The biggest new element of the Road to Wrestlemania mode is a free-roaming element that allows you to run around the backstage area of your venue before each match. This free-roaming aspect is pretty limited, as the backstage area only consists of a few rooms, but it gives you the opportunity to interact with other superstars, advance the plot in a deeper way (if you choose), and participate in extra stat-building side missions. This extra element also created some branching elements that impacted the storyline of the game, and depending on the way you interact with other superstars (generally you can either push or talk to wrestlers backstage) you will gain extra allies or enemies over the course of the story.
Aside from the new elements, your favorite modes from last year are back, including the deep character creation system and the story creation modes. While some new elements have been added to the character creation mode, the most improvement has been made to the story creator mode, which now supports branching storylines. Creators who want a pivot point in their stories can set the conditions of the branch and then map out both the different and common elements between the multiple paths of their stories. While this feature takes a little bit of work, it is a great new tool for the dedicated story creators out there to create the exact story they want.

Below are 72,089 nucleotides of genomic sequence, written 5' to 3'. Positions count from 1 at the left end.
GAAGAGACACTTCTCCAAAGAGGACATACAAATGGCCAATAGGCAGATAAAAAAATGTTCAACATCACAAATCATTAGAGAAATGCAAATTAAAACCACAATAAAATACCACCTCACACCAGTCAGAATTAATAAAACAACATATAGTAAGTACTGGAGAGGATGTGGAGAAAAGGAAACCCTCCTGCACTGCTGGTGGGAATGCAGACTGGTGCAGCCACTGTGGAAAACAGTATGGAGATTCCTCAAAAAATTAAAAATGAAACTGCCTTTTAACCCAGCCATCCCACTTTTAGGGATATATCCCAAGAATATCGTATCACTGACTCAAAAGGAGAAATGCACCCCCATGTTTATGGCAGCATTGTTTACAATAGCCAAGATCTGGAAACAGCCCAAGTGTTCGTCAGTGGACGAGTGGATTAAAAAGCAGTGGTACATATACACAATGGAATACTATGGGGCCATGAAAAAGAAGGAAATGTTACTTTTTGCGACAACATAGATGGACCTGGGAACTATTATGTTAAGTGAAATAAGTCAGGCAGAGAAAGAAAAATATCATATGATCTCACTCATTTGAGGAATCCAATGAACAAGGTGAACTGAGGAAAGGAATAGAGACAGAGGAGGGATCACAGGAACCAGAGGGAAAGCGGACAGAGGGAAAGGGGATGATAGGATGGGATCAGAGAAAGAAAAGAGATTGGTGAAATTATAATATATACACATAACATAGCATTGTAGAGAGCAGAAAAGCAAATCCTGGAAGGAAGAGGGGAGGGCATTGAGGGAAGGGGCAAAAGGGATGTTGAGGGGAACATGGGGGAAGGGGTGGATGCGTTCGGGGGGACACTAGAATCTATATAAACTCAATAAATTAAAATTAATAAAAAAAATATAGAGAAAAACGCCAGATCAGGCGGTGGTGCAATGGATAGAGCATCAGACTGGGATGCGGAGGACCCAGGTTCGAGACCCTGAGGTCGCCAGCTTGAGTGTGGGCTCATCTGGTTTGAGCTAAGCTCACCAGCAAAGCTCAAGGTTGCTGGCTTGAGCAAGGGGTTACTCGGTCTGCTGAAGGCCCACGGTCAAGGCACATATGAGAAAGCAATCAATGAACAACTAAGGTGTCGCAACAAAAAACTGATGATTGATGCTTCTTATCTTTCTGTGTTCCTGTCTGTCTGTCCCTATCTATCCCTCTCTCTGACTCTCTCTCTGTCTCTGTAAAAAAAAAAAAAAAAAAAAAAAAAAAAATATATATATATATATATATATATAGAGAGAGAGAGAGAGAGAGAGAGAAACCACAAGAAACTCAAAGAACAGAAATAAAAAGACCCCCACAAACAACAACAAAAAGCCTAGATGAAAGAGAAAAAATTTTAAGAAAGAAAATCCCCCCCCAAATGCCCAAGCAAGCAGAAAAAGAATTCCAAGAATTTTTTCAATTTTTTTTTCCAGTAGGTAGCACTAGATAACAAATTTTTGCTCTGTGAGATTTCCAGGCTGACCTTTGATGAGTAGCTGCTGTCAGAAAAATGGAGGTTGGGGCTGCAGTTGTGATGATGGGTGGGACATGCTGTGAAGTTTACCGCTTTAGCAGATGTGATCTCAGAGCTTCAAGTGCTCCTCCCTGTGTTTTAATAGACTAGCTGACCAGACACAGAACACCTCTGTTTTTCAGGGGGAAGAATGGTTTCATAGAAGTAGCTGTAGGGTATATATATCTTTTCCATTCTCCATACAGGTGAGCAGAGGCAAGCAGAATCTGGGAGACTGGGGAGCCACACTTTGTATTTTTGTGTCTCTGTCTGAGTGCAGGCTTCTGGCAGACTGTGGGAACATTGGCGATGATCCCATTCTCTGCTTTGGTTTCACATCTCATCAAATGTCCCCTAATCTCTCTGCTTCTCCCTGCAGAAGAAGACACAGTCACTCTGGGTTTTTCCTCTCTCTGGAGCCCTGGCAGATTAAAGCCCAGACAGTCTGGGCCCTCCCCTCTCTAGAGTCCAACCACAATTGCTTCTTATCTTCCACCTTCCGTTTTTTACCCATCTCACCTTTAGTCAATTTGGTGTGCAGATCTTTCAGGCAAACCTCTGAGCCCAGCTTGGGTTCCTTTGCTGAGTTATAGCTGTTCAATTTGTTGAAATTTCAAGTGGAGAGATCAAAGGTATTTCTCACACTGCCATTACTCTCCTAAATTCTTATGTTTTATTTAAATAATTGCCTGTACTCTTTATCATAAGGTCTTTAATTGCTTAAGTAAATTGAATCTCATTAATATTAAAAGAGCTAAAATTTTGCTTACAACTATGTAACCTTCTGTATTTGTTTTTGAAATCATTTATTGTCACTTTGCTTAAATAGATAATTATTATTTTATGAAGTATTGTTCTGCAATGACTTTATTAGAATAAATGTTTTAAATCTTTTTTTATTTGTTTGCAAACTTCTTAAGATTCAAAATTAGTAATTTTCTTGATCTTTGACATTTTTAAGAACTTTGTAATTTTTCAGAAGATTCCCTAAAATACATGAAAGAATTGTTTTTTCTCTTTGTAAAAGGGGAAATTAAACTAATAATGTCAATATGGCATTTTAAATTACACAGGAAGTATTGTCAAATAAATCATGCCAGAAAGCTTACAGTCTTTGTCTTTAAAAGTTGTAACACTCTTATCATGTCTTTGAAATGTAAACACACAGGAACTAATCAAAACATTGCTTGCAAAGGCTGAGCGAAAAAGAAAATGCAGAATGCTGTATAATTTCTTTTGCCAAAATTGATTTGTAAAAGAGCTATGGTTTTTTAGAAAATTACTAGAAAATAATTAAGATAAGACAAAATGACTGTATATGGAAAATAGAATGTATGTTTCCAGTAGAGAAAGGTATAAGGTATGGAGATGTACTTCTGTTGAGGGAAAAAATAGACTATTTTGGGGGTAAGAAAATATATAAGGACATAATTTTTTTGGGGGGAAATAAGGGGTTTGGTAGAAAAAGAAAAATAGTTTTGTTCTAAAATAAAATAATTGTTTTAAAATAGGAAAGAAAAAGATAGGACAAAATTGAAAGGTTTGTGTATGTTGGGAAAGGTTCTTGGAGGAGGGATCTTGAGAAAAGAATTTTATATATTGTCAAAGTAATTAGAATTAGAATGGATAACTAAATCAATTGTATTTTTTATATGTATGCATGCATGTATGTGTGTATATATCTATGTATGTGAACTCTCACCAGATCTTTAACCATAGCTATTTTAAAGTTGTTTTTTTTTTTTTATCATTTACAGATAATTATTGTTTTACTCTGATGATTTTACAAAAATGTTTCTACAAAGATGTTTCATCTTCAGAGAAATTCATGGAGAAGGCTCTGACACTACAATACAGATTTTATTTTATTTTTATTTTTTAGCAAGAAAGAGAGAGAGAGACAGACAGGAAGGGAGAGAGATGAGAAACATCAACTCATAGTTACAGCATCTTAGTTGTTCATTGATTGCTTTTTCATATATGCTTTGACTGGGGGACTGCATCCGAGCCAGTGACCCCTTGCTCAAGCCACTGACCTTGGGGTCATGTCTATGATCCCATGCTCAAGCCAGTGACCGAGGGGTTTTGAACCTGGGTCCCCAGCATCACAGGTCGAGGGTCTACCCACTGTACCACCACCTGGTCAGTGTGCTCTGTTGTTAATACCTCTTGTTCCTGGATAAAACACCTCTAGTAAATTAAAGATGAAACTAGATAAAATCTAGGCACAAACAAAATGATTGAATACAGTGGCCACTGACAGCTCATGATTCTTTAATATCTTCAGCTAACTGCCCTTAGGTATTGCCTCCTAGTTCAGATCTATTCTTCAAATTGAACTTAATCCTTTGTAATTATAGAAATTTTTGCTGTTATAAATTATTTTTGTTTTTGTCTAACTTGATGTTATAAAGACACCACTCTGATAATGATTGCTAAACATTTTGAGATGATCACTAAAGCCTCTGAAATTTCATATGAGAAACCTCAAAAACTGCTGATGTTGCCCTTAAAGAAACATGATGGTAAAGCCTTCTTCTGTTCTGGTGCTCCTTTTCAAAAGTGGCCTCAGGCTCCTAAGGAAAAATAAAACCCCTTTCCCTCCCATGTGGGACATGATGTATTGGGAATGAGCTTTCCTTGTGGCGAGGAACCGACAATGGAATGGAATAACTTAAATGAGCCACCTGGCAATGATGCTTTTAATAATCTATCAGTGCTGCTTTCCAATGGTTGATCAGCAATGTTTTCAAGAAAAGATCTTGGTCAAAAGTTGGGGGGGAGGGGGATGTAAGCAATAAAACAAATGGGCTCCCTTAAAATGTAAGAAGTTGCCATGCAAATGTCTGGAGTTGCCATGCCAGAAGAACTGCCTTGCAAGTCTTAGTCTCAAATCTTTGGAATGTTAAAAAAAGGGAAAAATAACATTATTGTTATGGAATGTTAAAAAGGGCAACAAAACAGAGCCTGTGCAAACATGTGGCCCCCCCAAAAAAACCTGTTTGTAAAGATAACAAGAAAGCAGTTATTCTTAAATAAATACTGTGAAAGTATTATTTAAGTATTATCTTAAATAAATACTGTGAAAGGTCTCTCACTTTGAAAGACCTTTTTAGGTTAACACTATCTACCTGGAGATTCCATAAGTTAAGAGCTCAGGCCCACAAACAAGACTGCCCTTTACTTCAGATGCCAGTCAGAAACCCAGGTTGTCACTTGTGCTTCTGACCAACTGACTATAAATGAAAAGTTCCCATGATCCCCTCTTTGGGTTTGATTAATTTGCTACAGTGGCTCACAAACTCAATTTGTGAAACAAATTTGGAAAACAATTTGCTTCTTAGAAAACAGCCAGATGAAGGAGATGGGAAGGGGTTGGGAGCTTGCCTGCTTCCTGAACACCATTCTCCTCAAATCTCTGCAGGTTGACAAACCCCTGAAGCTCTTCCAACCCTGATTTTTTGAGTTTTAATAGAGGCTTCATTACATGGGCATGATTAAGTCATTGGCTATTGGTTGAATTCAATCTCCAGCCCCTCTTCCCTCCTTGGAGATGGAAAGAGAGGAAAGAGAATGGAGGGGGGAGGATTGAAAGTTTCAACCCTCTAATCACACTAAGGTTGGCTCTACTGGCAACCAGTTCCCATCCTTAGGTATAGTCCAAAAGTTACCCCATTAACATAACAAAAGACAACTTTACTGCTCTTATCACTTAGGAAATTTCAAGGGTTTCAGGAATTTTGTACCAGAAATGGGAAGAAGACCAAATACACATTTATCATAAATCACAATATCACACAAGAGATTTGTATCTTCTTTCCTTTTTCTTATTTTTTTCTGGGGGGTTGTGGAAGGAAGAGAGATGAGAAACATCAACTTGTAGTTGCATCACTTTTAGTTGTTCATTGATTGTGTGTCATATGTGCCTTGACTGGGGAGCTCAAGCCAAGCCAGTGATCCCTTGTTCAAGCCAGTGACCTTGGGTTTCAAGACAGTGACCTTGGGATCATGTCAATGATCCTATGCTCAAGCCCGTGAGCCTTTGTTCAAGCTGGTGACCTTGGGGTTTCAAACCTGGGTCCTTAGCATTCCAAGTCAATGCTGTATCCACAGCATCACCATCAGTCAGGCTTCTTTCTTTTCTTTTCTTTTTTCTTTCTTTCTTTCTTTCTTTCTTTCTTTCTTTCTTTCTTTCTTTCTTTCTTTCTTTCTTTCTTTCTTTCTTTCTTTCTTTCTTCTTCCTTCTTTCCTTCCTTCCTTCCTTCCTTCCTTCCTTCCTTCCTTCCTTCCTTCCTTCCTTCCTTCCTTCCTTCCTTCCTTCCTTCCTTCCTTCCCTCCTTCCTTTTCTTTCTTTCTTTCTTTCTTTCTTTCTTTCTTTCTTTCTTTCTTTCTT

The visuals in SmackDown vs. Raw have also received a facelift, which is a good thing considering the game’s visuals have looked about the same since the 2008 iteration of the game. The superstar models have been improved greatly and have a new muscle tone texture system and dynamic skin elements that give the wrestlers a more human look (the former models tended to look a bit like action figures on occasion). The game also makes use of a brand-new physics system that makes everything look a lot more realistic (and brutal)!
SmackDown vs. Raw 2011 definitely doesn’t overhaul the formula like 2010 did, but I think the format of the game is in a good place right now. The additions made to the Road to Wrestlemania mode as well as the totally immersive WWE Universe mode are ample incentive for wrestling fans to pick this one up. And of course, add that to the improved creation modes, suped-up visuals, and of course online modes (which now support more Royal Rumble players), and you’ve got another solid title in a franchise that has made a habit of not disappointing fans. And with plenty of DLC coming for this title in the next few months, you can bet that you’ll get some lasting value from WWE SmackDown vs. Raw, even after you’ve unlocked every wrestler, completed all the Road to Wrestlemania storylines and created your perfect career in the WWE Universe mode.
RATING OUT OF 5 RATING DESCRIPTION 4.1 Graphics
New dynamic wrestler models look great, and the new physics engine works extremely well. 3.6 Control
Controls are largely the same, save for a few tweaks. 3.9 Music / Sound FX / Voice Acting
Although the voiceover is weak in places, the overall audio scheme sounds good. 4.3 Play Value
Between the endless WWE Universe mode, the five Road to Wrestlemania stories, and the user-created content, fans won’t be able to put this one down for a long time. 4.1 Overall Rating – Great
Not an average. See Rating legend above for a final score breakdown.